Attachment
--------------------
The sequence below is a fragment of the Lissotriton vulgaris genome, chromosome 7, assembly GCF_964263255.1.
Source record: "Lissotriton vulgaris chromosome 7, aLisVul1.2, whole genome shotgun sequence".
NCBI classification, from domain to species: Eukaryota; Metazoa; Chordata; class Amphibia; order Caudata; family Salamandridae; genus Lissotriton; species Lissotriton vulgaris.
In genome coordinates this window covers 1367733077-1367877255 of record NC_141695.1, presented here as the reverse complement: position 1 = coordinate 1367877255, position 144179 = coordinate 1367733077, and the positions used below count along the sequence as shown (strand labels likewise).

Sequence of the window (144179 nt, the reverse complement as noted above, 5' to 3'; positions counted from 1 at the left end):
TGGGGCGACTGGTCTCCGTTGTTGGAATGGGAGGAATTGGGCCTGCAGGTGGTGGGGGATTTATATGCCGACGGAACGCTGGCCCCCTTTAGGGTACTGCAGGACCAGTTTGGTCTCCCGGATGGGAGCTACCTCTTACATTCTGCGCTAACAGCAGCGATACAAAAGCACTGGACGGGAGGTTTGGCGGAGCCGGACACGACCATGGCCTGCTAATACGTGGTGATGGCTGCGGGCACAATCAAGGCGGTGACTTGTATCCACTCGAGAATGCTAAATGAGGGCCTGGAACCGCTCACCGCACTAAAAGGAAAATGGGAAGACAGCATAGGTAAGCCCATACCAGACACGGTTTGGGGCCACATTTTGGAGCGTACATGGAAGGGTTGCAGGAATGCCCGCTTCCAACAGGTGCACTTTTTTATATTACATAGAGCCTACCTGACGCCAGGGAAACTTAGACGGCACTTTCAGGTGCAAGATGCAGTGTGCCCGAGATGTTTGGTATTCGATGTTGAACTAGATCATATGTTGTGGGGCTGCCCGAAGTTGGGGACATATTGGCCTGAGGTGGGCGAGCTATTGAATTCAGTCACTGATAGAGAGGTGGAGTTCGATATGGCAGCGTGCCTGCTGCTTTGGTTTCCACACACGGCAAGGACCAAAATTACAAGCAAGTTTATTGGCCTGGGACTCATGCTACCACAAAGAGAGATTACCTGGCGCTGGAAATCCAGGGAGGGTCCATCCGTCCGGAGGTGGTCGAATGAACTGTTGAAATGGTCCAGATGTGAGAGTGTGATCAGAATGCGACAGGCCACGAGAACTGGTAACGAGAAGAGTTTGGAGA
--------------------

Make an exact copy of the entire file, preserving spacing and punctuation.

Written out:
The sequence below is a fragment of the Lissotriton vulgaris genome, chromosome 7, assembly GCF_964263255.1.
Source record: "Lissotriton vulgaris chromosome 7, aLisVul1.2, whole genome shotgun sequence".
NCBI classification, from domain to species: Eukaryota; Metazoa; Chordata; class Amphibia; order Caudata; family Salamandridae; genus Lissotriton; species Lissotriton vulgaris.
In genome coordinates this window covers 1367733077-1367877255 of record NC_141695.1, presented here as the reverse complement: position 1 = coordinate 1367877255, position 144179 = coordinate 1367733077, and the positions used below count along the sequence as shown (strand labels likewise).

Sequence of the window (144179 nt, the reverse complement as noted above, 5' to 3'; positions counted from 1 at the left end):
TGGGGCGACTGGTCTCCGTTGTTGGAATGGGAGGAATTGGGCCTGCAGGTGGTGGGGGATTTATATGCCGACGGAACGCTGGCCCCCTTTAGGGTACTGCAGGACCAGTTTGGTCTCCCGGATGGGAGCTACCTCTTACATTCTGCGCTAACAGCAGCGATACAAAAGCACTGGACGGGAGGTTTGGCGGAGCCGGACACGACCATGGCCTGCTAATACGTGGTGATGGCTGCGGGCACAATCAAGGCGGTGACTTGTATCCACTCGAGAATGCTAAATGAGGGCCTGGAACCGCTCACCGCACTAAAAGGAAAATGGGAAGACAGCATAGGTAAGCCCATACCAGACACGGTTTGGGGCCACATTTTGGAGCGTACATGGAAGGGTTGCAGGAATGCCCGCTTCCAACAGGTGCACTTTTTTATATTACATAGAGCCTACCTGACGCCAGGGAAACTTAGACGGCACTTTCAGGTGCAAGATGCAGTGTGCCCGAGATGTTTGGTATTCGATGTTGAACTAGATCATATGTTGTGGGGCTGCCCGAAGTTGGGGACATATTGGCCTGAGGTGGGCGAGCTATTGAATTCAGTCACTGATAGAGAGGTGGAGTTCGATATGGCAGCGTGCCTGCTGCTTTGGTTTCCACACACGGCAAGGACCAAAATTACAAGCAAGTTTATTGGCCTGGGACTCATGCTACCACAAAGAGAGATTACCTGGCGCTGGAAATCCAGGGAGGGTCCATCCGTCCGGAGGTGGTCGAATGAACTGTTGAAATGGTCCAGATGTGAGAGTGTGATCAGAATGCGACAGGCCACGAGAACTGGTAACGAGAAGAGTTTGGAGA